I absolutely loved this book. The first section I was so motivated that I whipped out my binder and started looking up words and images that I didn't know and wrote them down in order to better understand the hodge-podge of words in the first chapter. I think the usage of the varied sentence structure and word placement serves to create the feeling of the words just washing over you; the end result is that the details both enhance and push you away, like waves. In particular, I loved the repetition of the phrase, "on the day the space shuttle flew overhead," and its changing in order to reflect the sexual nature of each stanza. I never knew sexual inuendos could be so cleverly hidden and yet obvious at the same time, but Kass Fleisher manages to do it with style.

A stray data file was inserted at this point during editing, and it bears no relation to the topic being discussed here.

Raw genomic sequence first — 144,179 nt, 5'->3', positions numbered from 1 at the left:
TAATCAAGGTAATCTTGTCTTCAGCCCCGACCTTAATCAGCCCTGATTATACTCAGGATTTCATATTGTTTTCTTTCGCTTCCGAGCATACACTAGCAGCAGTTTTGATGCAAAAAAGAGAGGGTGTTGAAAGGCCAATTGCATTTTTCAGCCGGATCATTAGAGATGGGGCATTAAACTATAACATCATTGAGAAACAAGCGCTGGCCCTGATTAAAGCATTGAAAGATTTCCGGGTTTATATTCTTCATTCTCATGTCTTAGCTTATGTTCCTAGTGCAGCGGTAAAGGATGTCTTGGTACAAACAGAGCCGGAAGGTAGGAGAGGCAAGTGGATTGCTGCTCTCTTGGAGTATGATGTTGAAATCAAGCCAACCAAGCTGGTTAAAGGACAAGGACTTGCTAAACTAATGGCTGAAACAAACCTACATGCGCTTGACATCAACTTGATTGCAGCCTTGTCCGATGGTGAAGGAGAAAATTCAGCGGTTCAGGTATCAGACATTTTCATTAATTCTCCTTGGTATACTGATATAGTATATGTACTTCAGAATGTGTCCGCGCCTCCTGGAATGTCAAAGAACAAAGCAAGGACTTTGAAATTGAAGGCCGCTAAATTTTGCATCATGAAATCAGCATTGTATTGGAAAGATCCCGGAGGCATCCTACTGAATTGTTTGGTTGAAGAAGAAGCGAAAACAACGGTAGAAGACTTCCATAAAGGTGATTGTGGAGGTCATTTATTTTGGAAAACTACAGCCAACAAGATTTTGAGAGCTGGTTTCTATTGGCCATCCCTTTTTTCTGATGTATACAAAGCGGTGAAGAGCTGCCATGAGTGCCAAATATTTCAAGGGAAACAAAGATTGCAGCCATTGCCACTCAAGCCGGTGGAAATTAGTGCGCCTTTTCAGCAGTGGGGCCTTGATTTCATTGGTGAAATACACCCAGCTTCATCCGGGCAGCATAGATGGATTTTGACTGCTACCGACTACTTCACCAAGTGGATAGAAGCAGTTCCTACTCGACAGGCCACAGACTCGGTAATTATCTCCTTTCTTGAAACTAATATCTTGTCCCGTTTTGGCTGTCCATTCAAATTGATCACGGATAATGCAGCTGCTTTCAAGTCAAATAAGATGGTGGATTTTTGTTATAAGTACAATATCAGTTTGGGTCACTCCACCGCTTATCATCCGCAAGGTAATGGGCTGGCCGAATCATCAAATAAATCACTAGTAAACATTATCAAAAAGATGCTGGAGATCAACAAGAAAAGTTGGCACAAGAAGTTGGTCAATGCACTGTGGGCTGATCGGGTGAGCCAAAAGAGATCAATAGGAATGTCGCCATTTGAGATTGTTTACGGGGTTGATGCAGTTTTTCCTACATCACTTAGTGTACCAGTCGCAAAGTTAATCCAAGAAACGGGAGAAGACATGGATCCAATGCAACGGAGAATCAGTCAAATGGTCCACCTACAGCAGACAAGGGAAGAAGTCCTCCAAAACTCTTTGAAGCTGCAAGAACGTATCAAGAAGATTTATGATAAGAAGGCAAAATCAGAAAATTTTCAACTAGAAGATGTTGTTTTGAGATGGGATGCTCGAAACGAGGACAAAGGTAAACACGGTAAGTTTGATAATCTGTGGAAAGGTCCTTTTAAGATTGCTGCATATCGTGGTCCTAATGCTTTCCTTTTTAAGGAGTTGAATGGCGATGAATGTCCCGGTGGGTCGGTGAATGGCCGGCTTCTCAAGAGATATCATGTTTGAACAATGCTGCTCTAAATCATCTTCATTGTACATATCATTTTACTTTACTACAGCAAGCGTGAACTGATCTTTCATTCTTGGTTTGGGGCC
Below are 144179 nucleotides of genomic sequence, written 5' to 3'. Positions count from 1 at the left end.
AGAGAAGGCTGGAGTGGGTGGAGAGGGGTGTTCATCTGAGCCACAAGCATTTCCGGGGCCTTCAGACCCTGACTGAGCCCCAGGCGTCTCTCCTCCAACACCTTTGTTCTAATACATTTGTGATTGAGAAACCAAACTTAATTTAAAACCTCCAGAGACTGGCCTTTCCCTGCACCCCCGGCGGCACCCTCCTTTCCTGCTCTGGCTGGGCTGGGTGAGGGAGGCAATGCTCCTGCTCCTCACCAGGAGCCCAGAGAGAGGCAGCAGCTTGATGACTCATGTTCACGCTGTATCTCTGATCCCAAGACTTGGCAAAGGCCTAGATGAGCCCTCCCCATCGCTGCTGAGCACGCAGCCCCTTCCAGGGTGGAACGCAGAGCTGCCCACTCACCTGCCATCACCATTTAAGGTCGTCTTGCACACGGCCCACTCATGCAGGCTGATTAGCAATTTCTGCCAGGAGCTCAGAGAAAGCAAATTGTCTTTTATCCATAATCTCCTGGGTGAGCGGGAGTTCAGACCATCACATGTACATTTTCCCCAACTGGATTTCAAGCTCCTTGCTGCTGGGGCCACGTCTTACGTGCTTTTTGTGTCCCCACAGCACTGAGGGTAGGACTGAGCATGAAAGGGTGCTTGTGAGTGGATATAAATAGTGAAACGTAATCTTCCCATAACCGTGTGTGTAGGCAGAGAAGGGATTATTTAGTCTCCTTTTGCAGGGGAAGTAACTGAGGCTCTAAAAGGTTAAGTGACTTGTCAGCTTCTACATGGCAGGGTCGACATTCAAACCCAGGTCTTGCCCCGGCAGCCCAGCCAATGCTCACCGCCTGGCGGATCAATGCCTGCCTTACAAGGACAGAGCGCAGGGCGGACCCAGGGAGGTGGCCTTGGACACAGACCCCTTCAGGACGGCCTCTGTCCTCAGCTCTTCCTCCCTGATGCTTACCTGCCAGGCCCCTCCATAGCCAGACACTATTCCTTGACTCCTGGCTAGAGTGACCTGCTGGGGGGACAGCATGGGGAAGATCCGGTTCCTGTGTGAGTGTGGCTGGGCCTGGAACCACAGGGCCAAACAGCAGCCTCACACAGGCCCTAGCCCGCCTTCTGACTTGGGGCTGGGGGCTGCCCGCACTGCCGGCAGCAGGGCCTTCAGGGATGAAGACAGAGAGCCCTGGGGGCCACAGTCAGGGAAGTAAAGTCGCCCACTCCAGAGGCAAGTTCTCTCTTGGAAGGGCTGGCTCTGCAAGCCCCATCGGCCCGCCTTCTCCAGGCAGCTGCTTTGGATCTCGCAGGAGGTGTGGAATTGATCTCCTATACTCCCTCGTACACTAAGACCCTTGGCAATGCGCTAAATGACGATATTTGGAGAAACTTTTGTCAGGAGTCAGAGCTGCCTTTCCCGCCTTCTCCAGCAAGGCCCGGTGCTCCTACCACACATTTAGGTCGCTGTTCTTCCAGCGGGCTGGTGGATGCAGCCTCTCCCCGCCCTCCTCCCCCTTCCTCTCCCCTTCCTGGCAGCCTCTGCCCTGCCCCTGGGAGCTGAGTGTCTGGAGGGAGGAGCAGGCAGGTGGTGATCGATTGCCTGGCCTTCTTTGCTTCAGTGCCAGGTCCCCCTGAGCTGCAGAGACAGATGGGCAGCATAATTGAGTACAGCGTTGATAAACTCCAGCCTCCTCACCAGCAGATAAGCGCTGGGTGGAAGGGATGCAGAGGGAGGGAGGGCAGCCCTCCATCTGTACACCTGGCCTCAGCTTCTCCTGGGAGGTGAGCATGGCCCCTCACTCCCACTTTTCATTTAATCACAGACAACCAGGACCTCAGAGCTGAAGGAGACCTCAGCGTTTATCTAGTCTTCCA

Throughout the rest of the book, she captivates using varying structure of her sentences and seemingly random word choices in order to create an overall meaning. One of my favorite parts was when she somewhat mocks the traditional structure of a novel, saying: "In the beginning-- she said, relinquishing herself to our cultural need to establish endpoints and origins over and over... (Fleisher 47)" It is in this manner that she continues to question and ridicule a traditional and accepted form of the novel and creates her own version in a book that I thought was amazing and thought-provoking.